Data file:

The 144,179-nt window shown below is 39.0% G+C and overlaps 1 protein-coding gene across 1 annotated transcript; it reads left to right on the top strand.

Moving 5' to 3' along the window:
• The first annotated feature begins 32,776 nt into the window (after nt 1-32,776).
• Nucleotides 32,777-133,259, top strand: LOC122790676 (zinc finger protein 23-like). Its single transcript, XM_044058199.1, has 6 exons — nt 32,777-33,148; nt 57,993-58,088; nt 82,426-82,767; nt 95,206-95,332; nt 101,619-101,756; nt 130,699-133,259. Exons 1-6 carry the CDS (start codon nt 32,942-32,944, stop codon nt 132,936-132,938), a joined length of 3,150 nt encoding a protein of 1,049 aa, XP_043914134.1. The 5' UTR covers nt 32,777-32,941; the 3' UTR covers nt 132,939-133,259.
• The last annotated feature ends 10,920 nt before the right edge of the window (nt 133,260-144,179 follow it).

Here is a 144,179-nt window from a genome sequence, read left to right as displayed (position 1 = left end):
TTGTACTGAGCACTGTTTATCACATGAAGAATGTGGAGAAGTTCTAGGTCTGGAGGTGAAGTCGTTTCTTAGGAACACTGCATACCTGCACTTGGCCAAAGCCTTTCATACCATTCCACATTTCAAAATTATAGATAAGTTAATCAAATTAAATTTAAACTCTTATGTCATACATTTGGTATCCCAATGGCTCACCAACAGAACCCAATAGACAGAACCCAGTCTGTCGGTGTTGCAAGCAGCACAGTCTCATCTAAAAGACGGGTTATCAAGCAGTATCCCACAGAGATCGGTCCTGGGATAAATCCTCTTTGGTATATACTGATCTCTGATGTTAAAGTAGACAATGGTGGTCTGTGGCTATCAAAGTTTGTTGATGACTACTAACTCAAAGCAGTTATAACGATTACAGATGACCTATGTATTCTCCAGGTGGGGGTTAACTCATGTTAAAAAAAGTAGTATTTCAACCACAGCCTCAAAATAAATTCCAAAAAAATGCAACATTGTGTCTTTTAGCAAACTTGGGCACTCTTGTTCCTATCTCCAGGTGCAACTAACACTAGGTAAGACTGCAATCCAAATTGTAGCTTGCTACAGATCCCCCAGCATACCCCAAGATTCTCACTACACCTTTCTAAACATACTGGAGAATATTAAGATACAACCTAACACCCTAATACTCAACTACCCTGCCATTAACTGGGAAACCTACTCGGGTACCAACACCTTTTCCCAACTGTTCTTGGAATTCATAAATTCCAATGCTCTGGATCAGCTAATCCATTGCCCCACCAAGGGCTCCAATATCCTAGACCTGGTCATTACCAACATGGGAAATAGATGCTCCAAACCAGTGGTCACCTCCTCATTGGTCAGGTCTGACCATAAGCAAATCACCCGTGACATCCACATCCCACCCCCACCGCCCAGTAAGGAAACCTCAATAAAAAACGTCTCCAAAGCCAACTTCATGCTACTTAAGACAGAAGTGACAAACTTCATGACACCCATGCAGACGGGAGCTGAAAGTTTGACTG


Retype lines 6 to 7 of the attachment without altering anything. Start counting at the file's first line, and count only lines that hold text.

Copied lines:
Here is a 144,179-nt window from a genome sequence, read left to right as displayed (position 1 = left end):
TTGTACTGAGCACTGTTTATCACATGAAGAATGTGGAGAAGTTCTAGGTCTGGAGGTGAAGTCGTTTCTTAGGAACACTGCATACCTGCACTTGGCCAAAGCCTTTCATACCATTCCACATTTCAAAATTATAGATAAGTTAATCAAATTAAATTTAAACTCTTATGTCATACATTTGGTATCCCAATGGCTCACCAACAGAACCCAATAGACAGAACCCAGTCTGTCGGTGTTGCAAGCAGCACAGTCTCATCTAAAAGACGGGTTATCAAGCAGTATCCCACAGAGATCGGTCCTGGGATAAATCCTCTTTGGTATATACTGATCTCTGATGTTAAAGTAGACAATGGTGGTCTGTGGCTATCAAAGTTTGTTGATGACTACTAACTCAAAGCAGTTATAACGATTACAGATGACCTATGTATTCTCCAGGTGGGGGTTAACTCATGTTAAAAAAAGTAGTATTTCAACCACAGCCTCAAAATAAATTCCAAAAAAATGCAACATTGTGTCTTTTAGCAAACTTGGGCACTCTTGTTCCTATCTCCAGGTGCAACTAACACTAGGTAAGACTGCAATCCAAATTGTAGCTTGCTACAGATCCCCCAGCATACCCCAAGATTCTCACTACACCTTTCTAAACATACTGGAGAATATTAAGATACAACCTAACACCCTAATACTCAACTACCCTGCCATTAACTGGGAAACCTACTCGGGTACCAACACCTTTTCCCAACTGTTCTTGGAATTCATAAATTCCAATGCTCTGGATCAGCTAATCCATTGCCCCACCAAGGGCTCCAATATCCTAGACCTGGTCATTACCAACATGGGAAATAGATGCTCCAAACCAGTGGTCACCTCCTCATTGGTCAGGTCTGACCATAAGCAAATCACCCGTGACATCCACATCCCACCCCCACCGCCCAGTAAGGAAACCTCAATAAAAAACGTCTCCAAAGCCAACTTCATGCTACTTAAGACAGAAGTGACAAACTTCATGACACCCATGCAGACGGGAGCTGAAAGTTTGACTG